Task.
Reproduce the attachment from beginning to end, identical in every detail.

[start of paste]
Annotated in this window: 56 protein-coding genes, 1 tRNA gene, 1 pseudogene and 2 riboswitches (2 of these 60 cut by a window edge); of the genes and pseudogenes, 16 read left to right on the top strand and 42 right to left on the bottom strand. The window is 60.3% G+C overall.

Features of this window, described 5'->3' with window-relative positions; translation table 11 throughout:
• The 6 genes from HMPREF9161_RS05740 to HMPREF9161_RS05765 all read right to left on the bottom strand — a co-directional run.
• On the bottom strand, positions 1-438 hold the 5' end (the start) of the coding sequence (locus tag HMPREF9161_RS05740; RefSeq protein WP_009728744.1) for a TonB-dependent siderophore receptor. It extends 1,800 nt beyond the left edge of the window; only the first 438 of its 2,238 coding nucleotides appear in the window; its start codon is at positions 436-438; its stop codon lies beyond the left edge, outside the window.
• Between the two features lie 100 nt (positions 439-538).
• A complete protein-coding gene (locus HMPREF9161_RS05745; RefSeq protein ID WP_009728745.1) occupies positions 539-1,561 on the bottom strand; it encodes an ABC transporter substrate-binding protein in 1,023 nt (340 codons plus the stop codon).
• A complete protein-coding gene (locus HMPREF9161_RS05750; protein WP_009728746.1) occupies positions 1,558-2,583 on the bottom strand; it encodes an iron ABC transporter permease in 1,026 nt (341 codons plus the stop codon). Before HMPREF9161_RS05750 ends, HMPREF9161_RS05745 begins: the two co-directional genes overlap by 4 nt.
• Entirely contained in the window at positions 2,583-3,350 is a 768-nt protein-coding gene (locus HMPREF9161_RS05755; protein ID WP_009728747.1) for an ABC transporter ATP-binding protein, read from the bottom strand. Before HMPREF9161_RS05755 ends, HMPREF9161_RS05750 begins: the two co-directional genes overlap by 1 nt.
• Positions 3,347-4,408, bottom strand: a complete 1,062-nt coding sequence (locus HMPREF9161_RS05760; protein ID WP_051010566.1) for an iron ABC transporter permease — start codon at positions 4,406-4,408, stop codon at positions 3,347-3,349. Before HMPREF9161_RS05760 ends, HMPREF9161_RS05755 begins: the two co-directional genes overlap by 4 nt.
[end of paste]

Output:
Annotated in this window: 56 protein-coding genes, 1 tRNA gene, 1 pseudogene and 2 riboswitches (2 of these 60 cut by a window edge); of the genes and pseudogenes, 16 read left to right on the top strand and 42 right to left on the bottom strand. The window is 60.3% G+C overall.

Features of this window, described 5'->3' with window-relative positions; translation table 11 throughout:
• The 6 genes from HMPREF9161_RS05740 to HMPREF9161_RS05765 all read right to left on the bottom strand — a co-directional run.
• On the bottom strand, positions 1-438 hold the 5' end (the start) of the coding sequence (locus tag HMPREF9161_RS05740; RefSeq protein WP_009728744.1) for a TonB-dependent siderophore receptor. It extends 1,800 nt beyond the left edge of the window; only the first 438 of its 2,238 coding nucleotides appear in the window; its start codon is at positions 436-438; its stop codon lies beyond the left edge, outside the window.
• Between the two features lie 100 nt (positions 439-538).
• A complete protein-coding gene (locus HMPREF9161_RS05745; RefSeq protein ID WP_009728745.1) occupies positions 539-1,561 on the bottom strand; it encodes an ABC transporter substrate-binding protein in 1,023 nt (340 codons plus the stop codon).
• A complete protein-coding gene (locus HMPREF9161_RS05750; protein WP_009728746.1) occupies positions 1,558-2,583 on the bottom strand; it encodes an iron ABC transporter permease in 1,026 nt (341 codons plus the stop codon). Before HMPREF9161_RS05750 ends, HMPREF9161_RS05745 begins: the two co-directional genes overlap by 4 nt.
• Entirely contained in the window at positions 2,583-3,350 is a 768-nt protein-coding gene (locus HMPREF9161_RS05755; protein ID WP_009728747.1) for an ABC transporter ATP-binding protein, read from the bottom strand. Before HMPREF9161_RS05755 ends, HMPREF9161_RS05750 begins: the two co-directional genes overlap by 1 nt.
• Positions 3,347-4,408, bottom strand: a complete 1,062-nt coding sequence (locus HMPREF9161_RS05760; protein ID WP_051010566.1) for an iron ABC transporter permease — start codon at positions 4,406-4,408, stop codon at positions 3,347-3,349. Before HMPREF9161_RS05760 ends, HMPREF9161_RS05755 begins: the two co-directional genes overlap by 4 nt.